"Turkey’s bilateral engagement with Russia should be seen as a necessity," he said. "It does not mean that Turkey and Russia are eyeball to eyeball."

Russian S-400 Triumph medium-range and long-range surface-to-air missile systems are seen during a Victory Day parade in Moscow's Red Square.    © Reuters

Turkey's acquisition of the S-400 system led Washington to boot Ankara from the project for the fifth-generation F-35 fighter aircraft, claiming the Russian system will compromise F-35 military secrets, a charge that Turkey denies.

Turkey has said if the F-35 is not provided, Ankara will be forced to seek alternatives. Though Erdogan has shown interest in the Russian fifth-generation fighter Sukhoi Su-57, Turkish officials have never mentioned China's J-20 stealth fighter as an alternative.

Switching from NATO aircraft to Chinese or Russian alternatives would bring immense, complex problems ranging from military doctrine, education and maintenance to the interoperability of weaponry, experts say.

Prior to acquiring the S-400s, Turkey negotiated with China for a similar multibillion-dollar missile defense system, but abandoned purchasing plans after strong opposition from the U.S. and other NATO allies.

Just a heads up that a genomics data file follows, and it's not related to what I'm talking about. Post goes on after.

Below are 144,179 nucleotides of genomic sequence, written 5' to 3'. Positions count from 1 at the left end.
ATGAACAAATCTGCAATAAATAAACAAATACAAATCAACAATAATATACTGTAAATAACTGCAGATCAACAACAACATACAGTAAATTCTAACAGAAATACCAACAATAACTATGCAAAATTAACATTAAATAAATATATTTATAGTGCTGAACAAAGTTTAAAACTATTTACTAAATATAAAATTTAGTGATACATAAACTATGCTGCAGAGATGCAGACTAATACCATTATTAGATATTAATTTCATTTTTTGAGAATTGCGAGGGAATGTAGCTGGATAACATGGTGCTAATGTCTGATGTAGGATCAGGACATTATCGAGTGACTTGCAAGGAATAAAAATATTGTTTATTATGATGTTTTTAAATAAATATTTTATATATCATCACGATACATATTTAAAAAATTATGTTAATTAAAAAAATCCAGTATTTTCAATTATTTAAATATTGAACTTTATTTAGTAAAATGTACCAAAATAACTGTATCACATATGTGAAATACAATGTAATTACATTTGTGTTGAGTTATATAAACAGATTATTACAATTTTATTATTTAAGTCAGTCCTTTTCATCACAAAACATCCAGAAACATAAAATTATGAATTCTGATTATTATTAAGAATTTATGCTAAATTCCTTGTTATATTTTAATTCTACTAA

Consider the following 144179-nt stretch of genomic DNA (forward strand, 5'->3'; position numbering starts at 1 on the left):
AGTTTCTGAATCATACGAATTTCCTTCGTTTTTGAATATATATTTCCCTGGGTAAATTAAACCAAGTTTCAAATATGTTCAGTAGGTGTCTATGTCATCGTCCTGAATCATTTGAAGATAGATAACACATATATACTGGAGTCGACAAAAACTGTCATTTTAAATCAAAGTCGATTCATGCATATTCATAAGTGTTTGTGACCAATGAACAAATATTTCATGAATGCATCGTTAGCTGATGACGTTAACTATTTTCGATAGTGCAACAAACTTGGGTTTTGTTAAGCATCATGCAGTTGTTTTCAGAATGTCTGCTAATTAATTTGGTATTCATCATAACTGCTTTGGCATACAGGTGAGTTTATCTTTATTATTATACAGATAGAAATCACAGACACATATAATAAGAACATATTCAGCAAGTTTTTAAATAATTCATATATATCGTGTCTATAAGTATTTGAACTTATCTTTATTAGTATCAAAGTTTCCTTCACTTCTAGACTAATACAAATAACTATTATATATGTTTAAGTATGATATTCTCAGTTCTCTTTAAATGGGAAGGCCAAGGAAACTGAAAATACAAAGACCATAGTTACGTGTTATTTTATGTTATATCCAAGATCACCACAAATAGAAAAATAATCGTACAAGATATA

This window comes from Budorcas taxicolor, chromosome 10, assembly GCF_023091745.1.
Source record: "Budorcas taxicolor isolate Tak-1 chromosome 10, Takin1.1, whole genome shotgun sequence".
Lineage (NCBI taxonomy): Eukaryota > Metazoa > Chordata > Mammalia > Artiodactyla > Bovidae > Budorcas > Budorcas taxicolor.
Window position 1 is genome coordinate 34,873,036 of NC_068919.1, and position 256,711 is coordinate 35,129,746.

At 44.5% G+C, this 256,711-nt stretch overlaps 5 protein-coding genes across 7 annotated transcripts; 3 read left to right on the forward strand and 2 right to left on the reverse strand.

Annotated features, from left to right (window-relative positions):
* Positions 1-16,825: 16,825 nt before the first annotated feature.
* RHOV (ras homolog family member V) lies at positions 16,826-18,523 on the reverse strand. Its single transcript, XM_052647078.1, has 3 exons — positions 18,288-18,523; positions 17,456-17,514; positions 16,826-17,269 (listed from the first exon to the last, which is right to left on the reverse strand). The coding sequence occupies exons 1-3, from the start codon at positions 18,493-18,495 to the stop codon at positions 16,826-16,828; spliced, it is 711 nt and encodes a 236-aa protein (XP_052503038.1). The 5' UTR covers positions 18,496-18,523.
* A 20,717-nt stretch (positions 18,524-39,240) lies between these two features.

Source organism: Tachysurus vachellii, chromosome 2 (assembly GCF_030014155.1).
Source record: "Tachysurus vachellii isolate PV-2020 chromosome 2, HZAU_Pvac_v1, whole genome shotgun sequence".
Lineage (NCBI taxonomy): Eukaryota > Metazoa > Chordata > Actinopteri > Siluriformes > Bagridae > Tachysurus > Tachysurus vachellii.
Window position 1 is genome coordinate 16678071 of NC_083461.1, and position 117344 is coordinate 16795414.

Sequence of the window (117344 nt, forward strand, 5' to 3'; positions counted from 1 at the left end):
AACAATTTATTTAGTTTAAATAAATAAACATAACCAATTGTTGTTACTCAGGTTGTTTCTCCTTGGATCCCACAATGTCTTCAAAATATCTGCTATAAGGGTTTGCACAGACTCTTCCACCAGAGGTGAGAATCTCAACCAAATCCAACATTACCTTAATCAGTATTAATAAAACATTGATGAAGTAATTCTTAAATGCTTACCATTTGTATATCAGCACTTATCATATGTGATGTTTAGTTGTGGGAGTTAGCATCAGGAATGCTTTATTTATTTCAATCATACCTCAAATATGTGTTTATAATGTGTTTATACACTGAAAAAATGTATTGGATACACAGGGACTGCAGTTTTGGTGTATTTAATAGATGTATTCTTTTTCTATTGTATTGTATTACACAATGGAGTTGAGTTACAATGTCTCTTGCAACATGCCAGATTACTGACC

Defense analyst Caglar Kurc noted the risk for Turkey.

"Any significant defense industry cooperation between Turkey and China, one of two perceived adversaries of NATO, would cause significant backlash from member states and surely bring an end to any collaboration with Western countries, complicating relations with NATO," Kurc said.

But Ildem said that Turkey prefers to acquire technology from its NATO partners.

"Turkey would, of course, prefer cooperating with its allies," he said. "Why go out of NATO, as our report talks about, to sources like Russia or China, instead of having cooperation with allies, which will also ensure the fundamental objective of having interoperability of weapon systems in its inventory? It would be advantageous to work with allies rather than countries like Russia or China in defense cooperation, because whatever system that you can acquire from the latter will be doomed to remain as a standalone system without any chance of being integrated into the NATO system."